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Wednesday, July 6,2022

Motivation!! How to Attain it, Sustain it, Utilize it

By Jonna Shutowick. M.S. Ed.  
Motivation: How do you attain it? Sustain it? How do you find what makes you tick?

In “The Seven Story Mountain,” Thomas Merton outlines his personal journey addressing these very questions. Merton contemplates his frustration that his chosen career path did not line up with his inner knowing about what truly motivated him. He had an Ivy League education and was well on his way to a “respectable” career, but what he really wanted to do was quit his day job and live in a quiet mountain town and become a monk.

Rather than trust his own instinct, Merton convinced himself that he must be wrong and continued to work as an English professor. He milled about writing novels and teaching, convinced that his true desire to become a monk could not be good enough. He became sick and depressed, because what truly motivated him was being ignored.

Did you ever feel the same?

The similarities between Merton’s story and Dante’s “Divine Comedy,” which can be traced further back to Greek mythology, remind us that this is a timeless human question: What is my purpose? I would argue (with full awareness that this is not a unique thought) that when we experience those feelings of “being in the zone,” or time standing still or flying by as we are engaged in a singular activity, that we have tapped into our purpose. And those moments are motivating!

Yet people who spend their lives mostly doing the very things that motivate them and make them tick consider themselves “blessed” or “lucky” to be able to do what they love to do. Why is this?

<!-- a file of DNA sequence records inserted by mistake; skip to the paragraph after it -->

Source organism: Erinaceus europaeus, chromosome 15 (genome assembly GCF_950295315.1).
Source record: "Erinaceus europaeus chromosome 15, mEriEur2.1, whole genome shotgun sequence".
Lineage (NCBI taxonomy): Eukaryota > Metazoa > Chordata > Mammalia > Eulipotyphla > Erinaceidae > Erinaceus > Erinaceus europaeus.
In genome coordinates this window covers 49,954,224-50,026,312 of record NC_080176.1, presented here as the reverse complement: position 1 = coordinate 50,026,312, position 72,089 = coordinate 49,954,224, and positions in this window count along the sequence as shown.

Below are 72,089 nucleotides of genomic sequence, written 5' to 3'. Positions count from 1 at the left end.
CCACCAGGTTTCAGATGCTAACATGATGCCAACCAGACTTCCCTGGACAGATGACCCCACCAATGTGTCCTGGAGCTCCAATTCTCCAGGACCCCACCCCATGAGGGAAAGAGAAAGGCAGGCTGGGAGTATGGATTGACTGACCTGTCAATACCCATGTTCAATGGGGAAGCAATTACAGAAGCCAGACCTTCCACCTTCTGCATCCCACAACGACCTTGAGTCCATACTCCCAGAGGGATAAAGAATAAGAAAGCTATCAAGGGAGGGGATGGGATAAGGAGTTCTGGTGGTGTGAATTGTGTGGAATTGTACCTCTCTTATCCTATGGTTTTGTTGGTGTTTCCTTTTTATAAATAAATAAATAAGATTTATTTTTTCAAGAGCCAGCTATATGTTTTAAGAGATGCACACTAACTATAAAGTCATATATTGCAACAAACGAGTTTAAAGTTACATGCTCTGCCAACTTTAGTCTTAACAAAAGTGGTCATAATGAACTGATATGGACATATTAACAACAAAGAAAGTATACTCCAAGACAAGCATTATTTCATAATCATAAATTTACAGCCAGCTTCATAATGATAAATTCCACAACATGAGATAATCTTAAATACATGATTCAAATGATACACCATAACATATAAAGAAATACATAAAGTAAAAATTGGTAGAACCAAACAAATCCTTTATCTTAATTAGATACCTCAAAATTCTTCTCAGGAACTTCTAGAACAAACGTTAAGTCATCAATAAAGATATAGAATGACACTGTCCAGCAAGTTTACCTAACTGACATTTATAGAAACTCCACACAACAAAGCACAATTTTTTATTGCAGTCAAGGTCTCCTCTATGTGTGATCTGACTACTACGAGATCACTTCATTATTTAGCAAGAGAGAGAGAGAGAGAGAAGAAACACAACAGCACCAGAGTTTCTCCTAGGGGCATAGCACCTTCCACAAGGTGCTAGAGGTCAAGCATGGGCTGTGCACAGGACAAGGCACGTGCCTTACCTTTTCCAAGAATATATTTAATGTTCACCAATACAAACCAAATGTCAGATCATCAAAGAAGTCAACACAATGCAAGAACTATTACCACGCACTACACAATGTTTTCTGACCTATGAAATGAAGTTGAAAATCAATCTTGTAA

This got me thinking about the word vocation, and the difference between a vocation and a job. A vocation is something we feel called to do. A job, on the other hand, is an occupation. It occupies our time, keeping us busy with work that pays our bills, but is not what we would wish as our true vocation.

Side thought: Do we say vacation because it is the negative of vocation (the ‘a’ making it so, as it does in prefix form: atypical, apolitical, atheist... vAcation)?

Conclusion from side thought: When we take a vAcation from our occupation, we can spend time vOcationing! (Someone call the Oxford people!)

Back to the business at hand. Motivation. Attaining it, sustaining it, and utilizing it. I posit the first two have been addressed. Now, utilizing it. This can be tough, and maybe a bit controversial, depending on what makes us, versus what makes others, tick. We can all agree that we are motivated by what makes us happy. But when one person’s happiness conflicts with another’s right to life, liberty and pursuit of their own happiness, we can have problems.

So maybe we should stick to utilizing our motivation to make ourselves happy. If people are happy, they are less likely to be drawn into negativity, and more likely to share their joy by going through life less stressed, smiling, and with a propensity for patience and kindness. If we can utilize our motivation to keep us happy and full of love, we can keep making the world a better place.

Jonna Shutowick, M.S. Ed. is a high school history teacher for the Palm Beach County school district. She has created a character named Rosey Shades TM, whose philosophy teaches students about the importance of choosing optimism over pessimism by asking, “What color are the clouds in your world?”


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